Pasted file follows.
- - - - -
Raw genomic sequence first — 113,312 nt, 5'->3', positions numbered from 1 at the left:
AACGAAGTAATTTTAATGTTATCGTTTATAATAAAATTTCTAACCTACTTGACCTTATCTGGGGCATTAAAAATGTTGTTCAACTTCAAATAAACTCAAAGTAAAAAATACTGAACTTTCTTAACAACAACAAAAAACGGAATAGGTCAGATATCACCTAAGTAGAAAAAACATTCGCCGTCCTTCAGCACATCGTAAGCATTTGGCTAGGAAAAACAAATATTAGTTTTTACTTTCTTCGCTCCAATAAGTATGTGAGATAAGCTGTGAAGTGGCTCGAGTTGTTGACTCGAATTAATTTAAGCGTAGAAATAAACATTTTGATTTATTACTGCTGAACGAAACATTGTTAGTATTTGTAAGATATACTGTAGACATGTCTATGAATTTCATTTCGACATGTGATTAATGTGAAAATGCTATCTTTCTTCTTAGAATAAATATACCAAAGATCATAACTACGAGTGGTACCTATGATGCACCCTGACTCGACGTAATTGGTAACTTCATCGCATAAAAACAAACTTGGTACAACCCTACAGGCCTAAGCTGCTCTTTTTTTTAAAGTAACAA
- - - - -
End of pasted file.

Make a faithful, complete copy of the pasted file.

Raw genomic sequence first — 113,312 nt, 5'->3', positions numbered from 1 at the left:
AACGAAGTAATTTTAATGTTATCGTTTATAATAAAATTTCTAACCTACTTGACCTTATCTGGGGCATTAAAAATGTTGTTCAACTTCAAATAAACTCAAAGTAAAAAATACTGAACTTTCTTAACAACAACAAAAAACGGAATAGGTCAGATATCACCTAAGTAGAAAAAACATTCGCCGTCCTTCAGCACATCGTAAGCATTTGGCTAGGAAAAACAAATATTAGTTTTTACTTTCTTCGCTCCAATAAGTATGTGAGATAAGCTGTGAAGTGGCTCGAGTTGTTGACTCGAATTAATTTAAGCGTAGAAATAAACATTTTGATTTATTACTGCTGAACGAAACATTGTTAGTATTTGTAAGATATACTGTAGACATGTCTATGAATTTCATTTCGACATGTGATTAATGTGAAAATGCTATCTTTCTTCTTAGAATAAATATACCAAAGATCATAACTACGAGTGGTACCTATGATGCACCCTGACTCGACGTAATTGGTAACTTCATCGCATAAAAACAAACTTGGTACAACCCTACAGGCCTAAGCTGCTCTTTTTTTTAAAGTAACAA